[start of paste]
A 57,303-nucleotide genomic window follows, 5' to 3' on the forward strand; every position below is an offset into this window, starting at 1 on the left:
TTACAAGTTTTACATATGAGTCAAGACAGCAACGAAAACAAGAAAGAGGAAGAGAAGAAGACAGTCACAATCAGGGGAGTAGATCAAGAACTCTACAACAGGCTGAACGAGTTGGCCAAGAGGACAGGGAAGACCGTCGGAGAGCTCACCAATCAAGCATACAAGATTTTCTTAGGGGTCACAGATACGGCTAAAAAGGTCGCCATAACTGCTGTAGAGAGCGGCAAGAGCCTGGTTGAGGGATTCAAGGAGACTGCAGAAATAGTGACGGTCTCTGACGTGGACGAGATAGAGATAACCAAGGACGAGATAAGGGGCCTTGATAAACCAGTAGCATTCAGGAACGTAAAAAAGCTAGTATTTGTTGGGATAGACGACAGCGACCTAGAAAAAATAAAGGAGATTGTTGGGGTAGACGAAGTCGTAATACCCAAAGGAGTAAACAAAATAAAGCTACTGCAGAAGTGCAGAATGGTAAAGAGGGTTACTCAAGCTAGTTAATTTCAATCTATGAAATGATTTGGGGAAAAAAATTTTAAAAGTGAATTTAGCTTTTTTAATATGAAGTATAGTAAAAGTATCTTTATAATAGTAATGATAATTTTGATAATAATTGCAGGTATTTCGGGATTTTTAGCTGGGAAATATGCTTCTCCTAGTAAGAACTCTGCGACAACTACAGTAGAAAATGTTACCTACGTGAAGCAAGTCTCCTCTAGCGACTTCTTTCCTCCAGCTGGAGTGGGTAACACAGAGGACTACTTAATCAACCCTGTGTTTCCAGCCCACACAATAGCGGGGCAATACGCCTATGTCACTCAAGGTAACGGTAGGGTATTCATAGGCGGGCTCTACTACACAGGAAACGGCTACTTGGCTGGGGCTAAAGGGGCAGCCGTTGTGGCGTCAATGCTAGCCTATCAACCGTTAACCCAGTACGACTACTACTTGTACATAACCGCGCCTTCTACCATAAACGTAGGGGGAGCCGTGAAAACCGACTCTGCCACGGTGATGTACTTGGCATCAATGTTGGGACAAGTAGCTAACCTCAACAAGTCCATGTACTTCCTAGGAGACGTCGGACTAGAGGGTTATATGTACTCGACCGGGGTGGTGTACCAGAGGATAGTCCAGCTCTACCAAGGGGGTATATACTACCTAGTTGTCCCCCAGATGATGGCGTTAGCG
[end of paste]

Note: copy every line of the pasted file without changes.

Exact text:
A 57,303-nucleotide genomic window follows, 5' to 3' on the forward strand; every position below is an offset into this window, starting at 1 on the left:
TTACAAGTTTTACATATGAGTCAAGACAGCAACGAAAACAAGAAAGAGGAAGAGAAGAAGACAGTCACAATCAGGGGAGTAGATCAAGAACTCTACAACAGGCTGAACGAGTTGGCCAAGAGGACAGGGAAGACCGTCGGAGAGCTCACCAATCAAGCATACAAGATTTTCTTAGGGGTCACAGATACGGCTAAAAAGGTCGCCATAACTGCTGTAGAGAGCGGCAAGAGCCTGGTTGAGGGATTCAAGGAGACTGCAGAAATAGTGACGGTCTCTGACGTGGACGAGATAGAGATAACCAAGGACGAGATAAGGGGCCTTGATAAACCAGTAGCATTCAGGAACGTAAAAAAGCTAGTATTTGTTGGGATAGACGACAGCGACCTAGAAAAAATAAAGGAGATTGTTGGGGTAGACGAAGTCGTAATACCCAAAGGAGTAAACAAAATAAAGCTACTGCAGAAGTGCAGAATGGTAAAGAGGGTTACTCAAGCTAGTTAATTTCAATCTATGAAATGATTTGGGGAAAAAAATTTTAAAAGTGAATTTAGCTTTTTTAATATGAAGTATAGTAAAAGTATCTTTATAATAGTAATGATAATTTTGATAATAATTGCAGGTATTTCGGGATTTTTAGCTGGGAAATATGCTTCTCCTAGTAAGAACTCTGCGACAACTACAGTAGAAAATGTTACCTACGTGAAGCAAGTCTCCTCTAGCGACTTCTTTCCTCCAGCTGGAGTGGGTAACACAGAGGACTACTTAATCAACCCTGTGTTTCCAGCCCACACAATAGCGGGGCAATACGCCTATGTCACTCAAGGTAACGGTAGGGTATTCATAGGCGGGCTCTACTACACAGGAAACGGCTACTTGGCTGGGGCTAAAGGGGCAGCCGTTGTGGCGTCAATGCTAGCCTATCAACCGTTAACCCAGTACGACTACTACTTGTACATAACCGCGCCTTCTACCATAAACGTAGGGGGAGCCGTGAAAACCGACTCTGCCACGGTGATGTACTTGGCATCAATGTTGGGACAAGTAGCTAACCTCAACAAGTCCATGTACTTCCTAGGAGACGTCGGACTAGAGGGTTATATGTACTCGACCGGGGTGGTGTACCAGAGGATAGTCCAGCTCTACCAAGGGGGTATATACTACCTAGTTGTCCCCCAGATGATGGCGTTAGCG